Roomy AirVan and helicopter join Acadia fleet
One of the world’s most popular airplanes for sightseeing, used from Alaska to Africa, is now available for scenic tours of Acadia National Park and the surrounding area. It’s called the AirVan.
Acadia Air Tours, based at the Hancock County-Bar Harbor Airport in Trenton, added the plane, as well as a helicopter, to its fleet this spring.
“The AirVan has large windows for panoramic viewing, and the windows are convex, so you can lean against them and look straight down,” Acadia Air Tours owner Steve Collins said. “It has air conditioning and automotive-style seats. It’s like you’re in a minivan.”
Everyone has a headset, so passengers can hear the pilot’s narration and ask questions.
Pilot Mike Allen said the AirVan handles beautifully.
“It’s very docile, very smooth, very responsive,” he said.
A review of the AirVan in Flying Magazine put it in the category of “ungainly looking airplanes whose great utility and flying manners bring with them a kind of charm that belies their looks.”
Acadia Air Tours also offers scenic flights in two open-cockpit biplanes, each of which seats two passengers, and a two-passenger glider. The helicopter seats three.
The AirVan can carry seven passengers, which means the cost of a flight can be spread among more people.
“It brings affordability to the air tour business,” Allen said. “Everybody thinks air tour rides are too expensive. Well, not now.”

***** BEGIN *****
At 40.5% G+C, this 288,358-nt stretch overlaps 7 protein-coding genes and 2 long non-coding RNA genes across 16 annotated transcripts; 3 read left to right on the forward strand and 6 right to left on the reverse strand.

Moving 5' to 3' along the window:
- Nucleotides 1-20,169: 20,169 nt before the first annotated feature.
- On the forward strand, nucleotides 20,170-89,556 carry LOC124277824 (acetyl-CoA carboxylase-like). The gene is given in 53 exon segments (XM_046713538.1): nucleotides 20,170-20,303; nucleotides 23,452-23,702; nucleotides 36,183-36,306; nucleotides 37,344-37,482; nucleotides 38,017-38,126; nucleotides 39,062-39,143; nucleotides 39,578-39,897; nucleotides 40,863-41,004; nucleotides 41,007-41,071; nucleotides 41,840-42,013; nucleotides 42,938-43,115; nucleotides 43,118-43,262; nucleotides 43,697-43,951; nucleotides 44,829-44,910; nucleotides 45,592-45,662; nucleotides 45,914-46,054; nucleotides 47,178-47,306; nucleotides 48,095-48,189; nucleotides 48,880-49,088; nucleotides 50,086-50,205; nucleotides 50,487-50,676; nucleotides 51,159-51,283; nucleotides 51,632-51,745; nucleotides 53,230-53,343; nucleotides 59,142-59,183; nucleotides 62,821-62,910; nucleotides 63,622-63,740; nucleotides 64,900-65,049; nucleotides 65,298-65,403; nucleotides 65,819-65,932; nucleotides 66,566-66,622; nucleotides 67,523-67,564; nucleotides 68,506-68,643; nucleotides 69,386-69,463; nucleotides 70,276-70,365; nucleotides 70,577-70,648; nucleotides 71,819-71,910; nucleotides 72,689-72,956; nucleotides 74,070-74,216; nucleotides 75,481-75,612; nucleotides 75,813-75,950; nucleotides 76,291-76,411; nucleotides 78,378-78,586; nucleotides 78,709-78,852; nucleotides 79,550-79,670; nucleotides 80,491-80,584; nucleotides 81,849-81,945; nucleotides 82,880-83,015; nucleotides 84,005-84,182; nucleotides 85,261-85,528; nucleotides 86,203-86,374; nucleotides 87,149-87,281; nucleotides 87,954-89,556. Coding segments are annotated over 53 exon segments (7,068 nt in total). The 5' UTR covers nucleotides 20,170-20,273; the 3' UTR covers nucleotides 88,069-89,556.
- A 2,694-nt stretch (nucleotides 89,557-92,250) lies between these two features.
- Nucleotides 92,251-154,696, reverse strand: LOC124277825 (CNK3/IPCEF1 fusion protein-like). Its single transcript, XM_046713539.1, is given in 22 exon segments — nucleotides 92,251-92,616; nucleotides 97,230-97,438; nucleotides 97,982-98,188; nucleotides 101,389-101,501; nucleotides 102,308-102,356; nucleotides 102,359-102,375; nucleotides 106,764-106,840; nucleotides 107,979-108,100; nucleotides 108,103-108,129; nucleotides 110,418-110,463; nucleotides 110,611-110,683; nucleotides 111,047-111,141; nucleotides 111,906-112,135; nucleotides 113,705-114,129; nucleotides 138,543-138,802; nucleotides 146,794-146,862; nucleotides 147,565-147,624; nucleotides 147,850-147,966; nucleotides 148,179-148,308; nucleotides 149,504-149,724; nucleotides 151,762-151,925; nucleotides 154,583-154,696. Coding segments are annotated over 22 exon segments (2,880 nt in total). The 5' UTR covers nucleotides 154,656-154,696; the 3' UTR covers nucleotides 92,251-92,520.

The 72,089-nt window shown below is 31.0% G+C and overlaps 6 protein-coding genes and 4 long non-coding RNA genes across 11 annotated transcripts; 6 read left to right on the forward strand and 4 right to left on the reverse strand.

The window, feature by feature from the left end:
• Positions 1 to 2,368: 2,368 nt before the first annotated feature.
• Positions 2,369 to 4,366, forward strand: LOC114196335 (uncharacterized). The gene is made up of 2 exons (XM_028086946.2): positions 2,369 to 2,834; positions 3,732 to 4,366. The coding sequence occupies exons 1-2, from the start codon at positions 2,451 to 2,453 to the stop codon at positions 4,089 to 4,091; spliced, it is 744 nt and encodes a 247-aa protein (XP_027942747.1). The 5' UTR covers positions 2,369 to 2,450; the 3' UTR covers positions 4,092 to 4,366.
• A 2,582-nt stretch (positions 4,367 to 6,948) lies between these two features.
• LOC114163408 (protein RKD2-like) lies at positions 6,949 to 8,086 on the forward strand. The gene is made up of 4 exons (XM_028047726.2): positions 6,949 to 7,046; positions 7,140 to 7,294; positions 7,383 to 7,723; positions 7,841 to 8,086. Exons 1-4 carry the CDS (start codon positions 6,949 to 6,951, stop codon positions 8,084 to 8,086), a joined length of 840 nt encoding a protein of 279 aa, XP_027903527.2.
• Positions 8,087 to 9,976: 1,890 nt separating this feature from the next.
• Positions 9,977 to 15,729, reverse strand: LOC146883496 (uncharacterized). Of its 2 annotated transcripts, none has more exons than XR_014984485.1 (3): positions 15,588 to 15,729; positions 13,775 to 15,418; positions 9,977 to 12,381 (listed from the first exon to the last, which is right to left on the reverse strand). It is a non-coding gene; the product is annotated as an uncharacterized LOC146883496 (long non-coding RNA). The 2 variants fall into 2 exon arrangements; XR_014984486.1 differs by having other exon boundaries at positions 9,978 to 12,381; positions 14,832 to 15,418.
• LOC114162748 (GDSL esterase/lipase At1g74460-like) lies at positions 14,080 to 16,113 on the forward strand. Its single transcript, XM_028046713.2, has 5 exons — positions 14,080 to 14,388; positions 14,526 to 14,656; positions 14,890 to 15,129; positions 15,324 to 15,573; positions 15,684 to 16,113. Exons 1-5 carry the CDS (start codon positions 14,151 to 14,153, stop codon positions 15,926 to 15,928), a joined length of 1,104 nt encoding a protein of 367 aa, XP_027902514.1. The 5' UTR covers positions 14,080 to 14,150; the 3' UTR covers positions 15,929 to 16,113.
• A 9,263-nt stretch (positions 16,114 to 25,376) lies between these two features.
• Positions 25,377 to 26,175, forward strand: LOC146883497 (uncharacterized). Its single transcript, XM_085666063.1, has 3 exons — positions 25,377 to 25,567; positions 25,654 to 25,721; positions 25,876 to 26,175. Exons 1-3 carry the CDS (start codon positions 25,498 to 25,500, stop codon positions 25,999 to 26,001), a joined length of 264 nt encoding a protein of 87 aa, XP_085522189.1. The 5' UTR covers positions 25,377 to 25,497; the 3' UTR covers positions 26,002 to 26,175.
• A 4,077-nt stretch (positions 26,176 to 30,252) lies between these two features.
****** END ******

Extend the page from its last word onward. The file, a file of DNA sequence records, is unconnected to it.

The company offers several different tours in each of the airplanes and the helicopter. The shortest, 12-15 minutes, provides views of the northern part of Acadia National Park and the coastline of Mount Desert Island (MDI) as far south as Bar Harbor.
The Acadia Tour, which lasts 20-25 minutes, goes around the entire eastern half of MDI, offering views of the rocky coastline and some of the island’s tallest mountains and largest lakes.
On the 40-45-minute Lighthouse Tour, passengers see everything they would on the Acadia Tour plus the western side of MDI, the Cranberry Isles and the Schoodic Peninsula. This tour flies past seven lighthouses.
The hour-long Discovery Tour expands on the Lighthouse Tour, going farther up and down the coast and past several more lighthouses.
Collins said air tours have at least one advantage over ground tours or even traveling around on your own.
“When you’re in the air, you don’t just see one place and then another. You can see the whole mosaic and have a much better appreciation for the entire island and where everything is in relation to each other.”
Collins said some people find the idea of sightseeing from a helicopter especially appealing.
“With our helicopter, you’re essentially in a Plexiglas bubble, so you have outrageously good views and unrestricted photography opportunities,” he said. “And the helicopter has the potential to pause and look at things as you go around the island.”
Acadia Air Tours’ helicopter specialist Matt Hallet said that for anyone who has never flown in a chopper, the lift-off is a special thrill.
“It’s an interesting experience to pick up into the air without any forward air speed,” he said. “It feels like you’re levitating.”
The views that passengers see on the glider flights is much less predictable than on the powered flights because where the glider goes depends so much on atmospheric conditions. An airplane tows the glider into the sky and then releases it to soar upward on thermals, swoop with the wind and settle back down to earth.
“It’s the closest thing to being bird-like you’ll ever experience,” Collins said.
Acadia Air Tours is located at based at 968 Route 3 (Bar Harbor Road) at the Hancock County-Bar Harbor Airport (667-7627). To make reservations, call 288-0703. The company also has a sales office at Harbor Place — On The Pier, 1 West St. in Bar Harbor. For more info, visit www.acadiaairtours.com.